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They call it an “All-Access” plan, but does it live up to the name?
Ride-sharing services like Lyft are a great way to get from point A to point B in a pinch. However, using them regularly can get expensive fast. Lyft started testing variations of a subscription service earlier this year, and the initial demand was so intense that they needed a waiting list. Now, the Lyft subscription is available nationwide. Every “Lyft All Access” pass comes with an asterisk, however. Here’s what you need to know before you sign up for a Lyft monthly subscription.
How does the Lyft subscription work?
If you sign up for the Lyft subscription you get 30 rides of $15 value per month. If you only take rides under $15 and take 30 or fewer rides per month, all your costs are covered by the subscription. When the cost of a ride is more than $15, you only pay the difference, rather than the full cost.
If you use all 30 of your allotted rides before the end of the month, you get a 5% discount on the rides you take for the rest of the month. Signing up is as easy as going to Lyft’s website, and you can cancel your subscription at any time.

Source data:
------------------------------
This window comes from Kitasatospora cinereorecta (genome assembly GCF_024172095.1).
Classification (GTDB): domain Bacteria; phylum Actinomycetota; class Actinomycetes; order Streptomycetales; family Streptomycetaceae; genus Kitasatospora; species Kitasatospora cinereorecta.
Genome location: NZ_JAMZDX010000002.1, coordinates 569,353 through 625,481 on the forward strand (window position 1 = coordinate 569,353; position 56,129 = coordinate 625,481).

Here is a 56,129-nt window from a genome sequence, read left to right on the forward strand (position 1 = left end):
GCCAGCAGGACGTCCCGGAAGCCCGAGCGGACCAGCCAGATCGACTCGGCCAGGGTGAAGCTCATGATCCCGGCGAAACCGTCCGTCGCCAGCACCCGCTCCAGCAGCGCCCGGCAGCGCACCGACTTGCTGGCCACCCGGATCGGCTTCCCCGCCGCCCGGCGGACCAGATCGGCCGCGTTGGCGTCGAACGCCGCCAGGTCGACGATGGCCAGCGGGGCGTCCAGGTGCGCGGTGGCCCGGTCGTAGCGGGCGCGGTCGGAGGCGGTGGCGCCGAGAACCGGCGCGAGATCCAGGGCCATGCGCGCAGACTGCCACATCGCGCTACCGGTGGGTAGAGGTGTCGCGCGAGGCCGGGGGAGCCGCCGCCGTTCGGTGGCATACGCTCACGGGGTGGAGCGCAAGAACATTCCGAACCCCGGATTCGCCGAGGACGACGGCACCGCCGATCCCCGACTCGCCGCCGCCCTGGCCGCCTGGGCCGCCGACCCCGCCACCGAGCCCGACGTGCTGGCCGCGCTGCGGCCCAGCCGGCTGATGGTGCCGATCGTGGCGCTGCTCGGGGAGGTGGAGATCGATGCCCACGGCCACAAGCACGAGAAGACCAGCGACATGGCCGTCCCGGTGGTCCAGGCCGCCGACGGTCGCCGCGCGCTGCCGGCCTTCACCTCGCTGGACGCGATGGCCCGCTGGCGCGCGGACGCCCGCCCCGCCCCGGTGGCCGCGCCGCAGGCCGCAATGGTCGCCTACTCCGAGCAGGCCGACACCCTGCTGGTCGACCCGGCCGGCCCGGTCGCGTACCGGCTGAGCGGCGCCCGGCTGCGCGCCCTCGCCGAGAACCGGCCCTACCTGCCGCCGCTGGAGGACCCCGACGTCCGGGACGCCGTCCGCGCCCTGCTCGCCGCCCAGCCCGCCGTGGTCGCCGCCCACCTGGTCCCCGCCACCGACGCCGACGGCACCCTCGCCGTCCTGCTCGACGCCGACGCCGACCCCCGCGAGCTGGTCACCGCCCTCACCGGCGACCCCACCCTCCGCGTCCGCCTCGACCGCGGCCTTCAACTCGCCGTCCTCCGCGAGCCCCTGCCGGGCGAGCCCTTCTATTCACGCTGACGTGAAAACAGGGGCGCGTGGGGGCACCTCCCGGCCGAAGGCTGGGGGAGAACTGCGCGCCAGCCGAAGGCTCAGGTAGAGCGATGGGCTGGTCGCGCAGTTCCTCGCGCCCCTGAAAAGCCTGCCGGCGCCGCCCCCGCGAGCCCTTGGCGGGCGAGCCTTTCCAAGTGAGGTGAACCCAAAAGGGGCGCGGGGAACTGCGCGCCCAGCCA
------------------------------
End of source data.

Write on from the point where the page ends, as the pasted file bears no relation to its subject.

Lyft subscription cost
The Lyft subscription is $299 a month. This may seem like a lot of cash to drop every month; it is notably nearly $100 more expensive than the earlier test version of the subscription. However, if you run the numbers, it still saves money. The cost of 30 $15 rides is $450. Assuming you use all 30 rides and never go over the $15 value, you’d be saving $150, which is pretty significant.
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Is a Lyft subscription worth it?
This really depends on your situation. If you regularly use Lyft to commute, and that trip usually costs around $15, this would probably save you money. But if you’re only using Lyft sporadically, budgeting can become murkier. A $20 ride will still cost you $5 on top of the $299 you already paid for your subscription, for example.
The biggest knock against the value of the Lyft subscription service is that the rides don’t roll over. If you only use 20 of your 30 allotted $15 rides, you meet the minimum of where you won’t be losing money on the subscription. Any lower than 20 and you’re paying more than if you had just paid for each ride individually.
Be sure to check up on your current rideshare habits. Ask yourself—how much do you spend each month on Uber and Lyft currently? If it exceeds $300, go for it. If you want to rely on Lyft rather than any other mode of transportation, this could be of great value to you. A safe metric is determining your daily use. If you don’t use Lyft at least five times a week, Lyft All-Access probably isn’t for you.
Editor’s note: This article is regularly updated for relevance.
Alex Dalbey is a writer and zinester currently working out of St. Paul, Minnesota. They have bylines at The Daily Dot, Kill Screen, and Bullet Points. Follow them on Twitter @thedialogtree